I grew up with computers. Computers and video games were my hobbies from as early as I can remember straight through my college years and today. I would get out of middle or high school and either go hang out with my friends to play video games or, more often, work on one of my many side projects, ranging from websites for myself or friends (I’ve forgotten how many garage band websites I built) to, of course, video games.
Early in my college career, I got a part-time job doing quality assurance programming. Two years later, I found what would turn into my current programming job. I began working part-time on the Wine project, the open source Windows reimplementation, for CodeWeavers. A year after that, I graduated college and began working for CodeWeavers full time.
Shortly after my switch to full-time programming work, I noticed that my personal projects were waning. I’d stopped working on projects, I’d stopped learning new programming languages for fun, I’d lost my urge to experiment with new operating systems. It took me about a year to figure out what had happened: I had turned my hobby into a job, which meant I no longer had a hobby. The last thing I wanted to do after 8 hours of programming was more programming. I love my job dearly, but it was providing plenty of opportunities for tough problem solving and education. I needed something else to fill that gap.
Porsche Cayman S via Autoblog.nl
Enter Forza Motorsport 3 for the Xbox 360, which I picked up on a whim in early summer, 2011. Growing up, I’d always enjoyed racing games (I was embarrassingly good at Beetle Adventure Racing and 1080 Avalanche), so I immediately felt at home turning dozens of laps a night. Trying to improve my lap times led to real-world racing websites like TurnFast!, which naturally led to HowStuffWorks’s Auto section, and by now I was hooked. I was reading introductory guides on the bus to work and back, reading car forums at home, and playing Forza in my remaining time. In Forza, I fell in love with a little, dark green BMW Z4 M coupe, which I thought was the coolest looking car on the disc. Finally, on the last day of 2011, I ended up going home from the dealership with a 2007 BMW Z4 3.0si coupe. Previously cars had just been a way to get from one place to another; now I owned a sports car and was spending most of my time learning how to drive it and how it worked.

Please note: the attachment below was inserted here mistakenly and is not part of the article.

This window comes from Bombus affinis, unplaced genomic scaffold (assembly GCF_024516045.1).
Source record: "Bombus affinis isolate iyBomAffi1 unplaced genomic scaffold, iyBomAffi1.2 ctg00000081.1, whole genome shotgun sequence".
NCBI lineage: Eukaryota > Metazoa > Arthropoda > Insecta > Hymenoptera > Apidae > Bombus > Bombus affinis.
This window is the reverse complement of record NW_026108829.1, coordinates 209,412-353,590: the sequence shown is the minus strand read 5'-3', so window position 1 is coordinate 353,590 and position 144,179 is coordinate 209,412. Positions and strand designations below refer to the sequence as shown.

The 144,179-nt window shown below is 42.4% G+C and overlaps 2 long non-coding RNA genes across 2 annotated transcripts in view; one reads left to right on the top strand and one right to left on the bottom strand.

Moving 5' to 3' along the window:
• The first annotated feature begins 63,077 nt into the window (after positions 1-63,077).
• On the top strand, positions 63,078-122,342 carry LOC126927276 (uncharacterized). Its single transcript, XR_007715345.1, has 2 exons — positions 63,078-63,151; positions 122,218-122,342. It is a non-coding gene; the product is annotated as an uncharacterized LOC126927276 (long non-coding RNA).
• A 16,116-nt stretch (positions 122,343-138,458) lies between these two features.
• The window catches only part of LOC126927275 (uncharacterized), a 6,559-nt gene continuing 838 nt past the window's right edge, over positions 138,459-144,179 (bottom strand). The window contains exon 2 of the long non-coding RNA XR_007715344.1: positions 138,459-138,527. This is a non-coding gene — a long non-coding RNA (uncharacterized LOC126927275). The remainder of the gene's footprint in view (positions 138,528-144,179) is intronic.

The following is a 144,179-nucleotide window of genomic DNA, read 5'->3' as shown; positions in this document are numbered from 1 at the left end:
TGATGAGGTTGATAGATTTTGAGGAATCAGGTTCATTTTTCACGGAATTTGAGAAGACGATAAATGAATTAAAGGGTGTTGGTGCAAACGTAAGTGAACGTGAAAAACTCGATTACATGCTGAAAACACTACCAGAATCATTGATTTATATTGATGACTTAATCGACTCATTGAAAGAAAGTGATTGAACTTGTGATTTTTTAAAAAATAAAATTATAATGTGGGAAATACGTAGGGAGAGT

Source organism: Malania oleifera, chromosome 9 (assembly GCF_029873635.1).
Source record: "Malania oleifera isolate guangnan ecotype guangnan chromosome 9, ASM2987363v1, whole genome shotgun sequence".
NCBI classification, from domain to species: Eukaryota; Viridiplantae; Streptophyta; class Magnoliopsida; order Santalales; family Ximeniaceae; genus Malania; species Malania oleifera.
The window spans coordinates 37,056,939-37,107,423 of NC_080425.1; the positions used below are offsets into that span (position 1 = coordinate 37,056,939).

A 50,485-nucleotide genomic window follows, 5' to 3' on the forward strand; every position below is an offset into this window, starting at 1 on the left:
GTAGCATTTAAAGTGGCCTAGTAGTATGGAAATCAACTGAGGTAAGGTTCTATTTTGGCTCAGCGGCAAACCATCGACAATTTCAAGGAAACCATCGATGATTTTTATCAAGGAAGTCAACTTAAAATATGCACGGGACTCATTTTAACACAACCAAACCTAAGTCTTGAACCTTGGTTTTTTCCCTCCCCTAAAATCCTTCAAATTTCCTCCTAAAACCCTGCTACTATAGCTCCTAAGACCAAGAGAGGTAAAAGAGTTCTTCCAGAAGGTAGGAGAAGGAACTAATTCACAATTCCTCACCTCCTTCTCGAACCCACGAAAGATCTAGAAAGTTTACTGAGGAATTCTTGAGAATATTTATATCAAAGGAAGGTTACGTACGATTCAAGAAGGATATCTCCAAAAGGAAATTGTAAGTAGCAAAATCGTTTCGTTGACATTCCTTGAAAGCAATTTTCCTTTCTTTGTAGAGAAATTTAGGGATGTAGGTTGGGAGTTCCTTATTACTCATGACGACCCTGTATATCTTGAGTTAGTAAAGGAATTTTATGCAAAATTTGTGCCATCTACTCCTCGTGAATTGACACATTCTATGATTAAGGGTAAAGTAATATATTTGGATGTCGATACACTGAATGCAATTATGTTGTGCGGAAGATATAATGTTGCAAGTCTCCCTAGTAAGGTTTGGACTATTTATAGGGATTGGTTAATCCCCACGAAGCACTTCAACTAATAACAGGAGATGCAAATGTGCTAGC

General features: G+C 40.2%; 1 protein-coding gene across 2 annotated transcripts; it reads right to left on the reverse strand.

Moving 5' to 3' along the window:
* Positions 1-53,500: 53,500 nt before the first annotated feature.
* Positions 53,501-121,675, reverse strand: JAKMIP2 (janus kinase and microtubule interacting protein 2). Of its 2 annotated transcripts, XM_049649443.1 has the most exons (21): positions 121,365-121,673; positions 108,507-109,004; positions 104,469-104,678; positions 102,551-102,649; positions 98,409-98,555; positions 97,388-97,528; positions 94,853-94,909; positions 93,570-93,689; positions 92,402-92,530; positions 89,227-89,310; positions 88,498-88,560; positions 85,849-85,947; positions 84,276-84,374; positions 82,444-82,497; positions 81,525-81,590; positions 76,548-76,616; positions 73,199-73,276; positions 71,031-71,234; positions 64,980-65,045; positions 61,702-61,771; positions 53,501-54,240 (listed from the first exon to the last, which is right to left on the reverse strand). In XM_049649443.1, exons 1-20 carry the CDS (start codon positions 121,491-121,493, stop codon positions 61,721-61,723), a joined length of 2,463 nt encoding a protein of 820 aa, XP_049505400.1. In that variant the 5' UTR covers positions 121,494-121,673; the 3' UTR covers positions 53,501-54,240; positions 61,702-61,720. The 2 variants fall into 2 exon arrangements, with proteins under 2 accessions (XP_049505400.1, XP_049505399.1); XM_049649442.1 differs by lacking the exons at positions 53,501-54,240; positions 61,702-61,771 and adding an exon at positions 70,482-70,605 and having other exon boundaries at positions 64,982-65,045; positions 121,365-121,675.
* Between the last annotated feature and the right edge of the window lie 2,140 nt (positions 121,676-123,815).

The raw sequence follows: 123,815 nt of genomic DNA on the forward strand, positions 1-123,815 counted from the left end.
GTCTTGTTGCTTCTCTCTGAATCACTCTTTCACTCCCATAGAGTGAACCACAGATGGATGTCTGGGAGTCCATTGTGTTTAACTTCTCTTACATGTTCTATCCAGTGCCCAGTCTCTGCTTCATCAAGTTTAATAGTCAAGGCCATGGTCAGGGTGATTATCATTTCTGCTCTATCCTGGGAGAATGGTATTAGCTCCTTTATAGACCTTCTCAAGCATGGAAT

I was up to Brainerd International Raceway twice in 2012. Over the winter, I read “Auto Fundamentals” by Stockel, Stockel, and Johanson to help understand theory, terms, and practice. I even used my newfound knowledge to fix my girlfriend’s cold start issue this winter. This year, I’m going to volunteer at two or three ChumpCar series races in Minnesota and Wisconsin. ChumpCar is a racing series where each car is valued at no more than $500, not including safety equipment. I’m starting to query friends who might be interested in forming a race team for next year. Who knows what will come next?
Spec Racer Ford via Wikimedia
So, what does the automotive industry have to offer to bored programmers? More than you might expect. Here’s some thoughts on why it grabbed me so quickly.
One big, generalized draw is its emphasis on min-maxing, that quintessentially nerdish obsession of optimizing the properties of a system for a given challenge. Every lap provides another opportunity to change a single variable—say, how much throttle you give during corner entry—and see how it affects your time. The car itself is an obvious opportunity for min-maxing, but that’s a level I haven’t gotten to yet.
Another draw is the sheer volume of information available to learn and understand. Just like I used to read programming language docs for fun, I’m now finding myself poring over Wikipedia pages about the history of Audi (whose name is a foreign-language pun on its founder’s name), the ongoing 2013 Formula 1 season (last year, the Mercedes team used a controversial “F-duct” to cancel downforce on the rear wing to achieve higher top speeds), and the rather crazy history of now-defunct Group B rally racing.
Aside from its past, cars have a really exciting future. The all-electric Tesla Model S was just released, to considerable critical acclaim. Tesla are finally building an electric car that’s actually cool instead of re-warmed, heavy, and ugly variations existing models. BMW is launching their i line of electric cars, the concepts of which look really striking (unfortunately, the reality doesn’t seem to be lining up to be so good-looking). Audi introduced the first hybrid gas-electric drivetrain at 24 Hours of Le Mans last year, and won.
So far, I’ve found the motorsport community to be very welcoming. I went to a ChumpCar gathering here in Minneapolis, where I found a team to sit and have dinner with. The instructors and other students up at Brainerd are lots of fun to talk to. Most of the instructors have professional experience in motorsport. I also play a racing simulator, iRacing.com, which has a helpful member community that gives tips on your car control technique.
So, if you’re bored and looking for a hobby outside of technology, I hope I’ve gone some way towards convincing you to take a look at some automotive hobby. I’ve found it to be wildly fascinating and educational, and a great way to meet people outside your normal circles.
Plus, let’s face, it, cars look really cool and are really fun to drive!
Lancia Stratos Zero concept via Bruno_me